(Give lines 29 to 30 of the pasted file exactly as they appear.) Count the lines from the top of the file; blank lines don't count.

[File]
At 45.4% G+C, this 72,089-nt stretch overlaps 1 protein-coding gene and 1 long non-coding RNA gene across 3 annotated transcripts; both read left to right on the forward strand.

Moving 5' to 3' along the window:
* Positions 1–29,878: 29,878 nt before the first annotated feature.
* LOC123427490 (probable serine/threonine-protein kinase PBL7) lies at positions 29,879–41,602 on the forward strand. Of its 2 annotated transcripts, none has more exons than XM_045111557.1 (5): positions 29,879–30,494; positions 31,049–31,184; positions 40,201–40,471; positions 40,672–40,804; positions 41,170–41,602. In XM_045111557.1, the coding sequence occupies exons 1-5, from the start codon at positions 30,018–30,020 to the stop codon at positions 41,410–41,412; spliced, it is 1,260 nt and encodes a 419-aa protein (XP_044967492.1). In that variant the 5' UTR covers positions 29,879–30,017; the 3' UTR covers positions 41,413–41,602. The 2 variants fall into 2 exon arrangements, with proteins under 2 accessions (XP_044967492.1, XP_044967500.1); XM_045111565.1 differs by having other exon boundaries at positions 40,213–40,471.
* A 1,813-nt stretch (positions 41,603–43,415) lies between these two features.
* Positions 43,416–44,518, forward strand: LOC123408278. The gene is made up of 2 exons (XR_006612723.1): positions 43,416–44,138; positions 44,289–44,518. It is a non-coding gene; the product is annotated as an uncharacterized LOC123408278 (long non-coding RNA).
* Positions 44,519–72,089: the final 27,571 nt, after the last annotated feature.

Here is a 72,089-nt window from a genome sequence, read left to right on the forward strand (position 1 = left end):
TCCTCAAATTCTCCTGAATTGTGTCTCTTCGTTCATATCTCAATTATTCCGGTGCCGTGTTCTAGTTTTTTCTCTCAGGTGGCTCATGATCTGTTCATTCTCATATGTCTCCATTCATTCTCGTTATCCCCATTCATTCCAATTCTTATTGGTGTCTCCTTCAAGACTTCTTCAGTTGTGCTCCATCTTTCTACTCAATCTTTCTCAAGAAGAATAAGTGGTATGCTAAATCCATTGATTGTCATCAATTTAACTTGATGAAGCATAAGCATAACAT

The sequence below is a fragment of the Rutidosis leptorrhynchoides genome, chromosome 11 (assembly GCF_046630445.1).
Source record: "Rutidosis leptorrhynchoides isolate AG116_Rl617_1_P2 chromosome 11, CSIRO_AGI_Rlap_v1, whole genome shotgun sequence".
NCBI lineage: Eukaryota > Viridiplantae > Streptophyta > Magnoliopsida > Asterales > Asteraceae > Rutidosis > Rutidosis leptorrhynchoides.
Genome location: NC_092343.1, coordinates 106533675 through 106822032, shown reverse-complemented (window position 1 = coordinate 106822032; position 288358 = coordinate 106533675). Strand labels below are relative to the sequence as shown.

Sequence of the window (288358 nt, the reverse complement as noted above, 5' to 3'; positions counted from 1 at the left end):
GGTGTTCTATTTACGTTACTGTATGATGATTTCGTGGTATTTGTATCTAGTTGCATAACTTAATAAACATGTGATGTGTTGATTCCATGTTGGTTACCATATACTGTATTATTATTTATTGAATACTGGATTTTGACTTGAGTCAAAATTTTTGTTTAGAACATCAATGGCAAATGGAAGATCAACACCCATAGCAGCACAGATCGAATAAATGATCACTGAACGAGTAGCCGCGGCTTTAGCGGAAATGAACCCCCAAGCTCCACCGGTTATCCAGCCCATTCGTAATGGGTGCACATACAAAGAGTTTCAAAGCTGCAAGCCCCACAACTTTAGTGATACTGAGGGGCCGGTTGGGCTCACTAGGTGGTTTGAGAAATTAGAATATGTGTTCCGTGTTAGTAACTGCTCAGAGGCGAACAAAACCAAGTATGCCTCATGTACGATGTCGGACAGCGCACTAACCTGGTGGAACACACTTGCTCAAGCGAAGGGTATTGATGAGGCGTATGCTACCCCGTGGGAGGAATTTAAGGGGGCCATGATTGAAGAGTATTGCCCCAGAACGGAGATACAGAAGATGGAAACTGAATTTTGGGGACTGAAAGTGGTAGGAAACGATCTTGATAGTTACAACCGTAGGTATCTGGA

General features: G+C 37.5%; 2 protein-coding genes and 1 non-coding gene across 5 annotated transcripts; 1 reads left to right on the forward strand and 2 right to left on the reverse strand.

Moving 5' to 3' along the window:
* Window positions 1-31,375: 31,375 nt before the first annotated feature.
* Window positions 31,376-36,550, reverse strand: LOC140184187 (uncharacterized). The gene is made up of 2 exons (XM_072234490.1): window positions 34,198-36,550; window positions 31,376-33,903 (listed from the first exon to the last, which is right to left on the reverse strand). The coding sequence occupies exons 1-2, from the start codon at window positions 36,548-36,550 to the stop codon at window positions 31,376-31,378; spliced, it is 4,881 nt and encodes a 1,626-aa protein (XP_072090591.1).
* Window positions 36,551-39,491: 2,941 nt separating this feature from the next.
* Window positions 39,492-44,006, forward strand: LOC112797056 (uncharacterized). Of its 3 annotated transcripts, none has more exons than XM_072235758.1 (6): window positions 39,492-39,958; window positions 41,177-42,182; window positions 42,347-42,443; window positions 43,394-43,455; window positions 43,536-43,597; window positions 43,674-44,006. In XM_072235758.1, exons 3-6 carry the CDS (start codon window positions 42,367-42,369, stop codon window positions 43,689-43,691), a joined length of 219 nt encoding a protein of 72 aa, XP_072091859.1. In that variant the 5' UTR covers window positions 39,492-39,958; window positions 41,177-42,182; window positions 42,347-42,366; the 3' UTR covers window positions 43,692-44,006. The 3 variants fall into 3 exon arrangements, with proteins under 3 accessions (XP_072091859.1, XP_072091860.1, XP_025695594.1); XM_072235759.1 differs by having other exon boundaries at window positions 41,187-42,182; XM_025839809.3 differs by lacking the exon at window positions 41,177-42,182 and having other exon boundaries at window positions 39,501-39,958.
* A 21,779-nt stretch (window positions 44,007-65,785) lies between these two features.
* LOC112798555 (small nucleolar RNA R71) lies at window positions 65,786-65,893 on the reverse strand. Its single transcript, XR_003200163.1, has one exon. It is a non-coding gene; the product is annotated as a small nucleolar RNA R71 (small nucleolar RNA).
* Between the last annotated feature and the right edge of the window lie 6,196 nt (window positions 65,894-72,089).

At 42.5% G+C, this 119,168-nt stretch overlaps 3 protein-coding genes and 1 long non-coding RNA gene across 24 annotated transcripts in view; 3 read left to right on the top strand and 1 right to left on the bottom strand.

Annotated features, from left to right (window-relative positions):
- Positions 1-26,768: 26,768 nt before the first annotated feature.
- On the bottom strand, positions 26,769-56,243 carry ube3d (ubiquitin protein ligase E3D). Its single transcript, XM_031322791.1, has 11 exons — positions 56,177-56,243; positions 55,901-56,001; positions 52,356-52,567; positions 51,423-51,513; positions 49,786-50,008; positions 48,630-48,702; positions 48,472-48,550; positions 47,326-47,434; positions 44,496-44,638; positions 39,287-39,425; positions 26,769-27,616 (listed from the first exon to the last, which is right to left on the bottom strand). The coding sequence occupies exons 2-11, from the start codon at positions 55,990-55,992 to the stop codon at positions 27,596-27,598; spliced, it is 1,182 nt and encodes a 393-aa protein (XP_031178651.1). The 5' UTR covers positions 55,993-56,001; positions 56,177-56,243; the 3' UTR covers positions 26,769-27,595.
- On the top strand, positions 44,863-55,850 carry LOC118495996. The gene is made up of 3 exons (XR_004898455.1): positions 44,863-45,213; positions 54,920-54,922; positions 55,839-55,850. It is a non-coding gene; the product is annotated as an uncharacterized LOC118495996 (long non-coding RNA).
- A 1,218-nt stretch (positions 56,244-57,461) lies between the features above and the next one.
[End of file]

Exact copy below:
- On the top strand, positions 44,863-55,850 carry LOC118495996. The gene is made up of 3 exons (XR_004898455.1): positions 44,863-45,213; positions 54,920-54,922; positions 55,839-55,850. It is a non-coding gene; the product is annotated as an uncharacterized LOC118495996 (long non-coding RNA).
- A 1,218-nt stretch (positions 56,244-57,461) lies between the features above and the next one.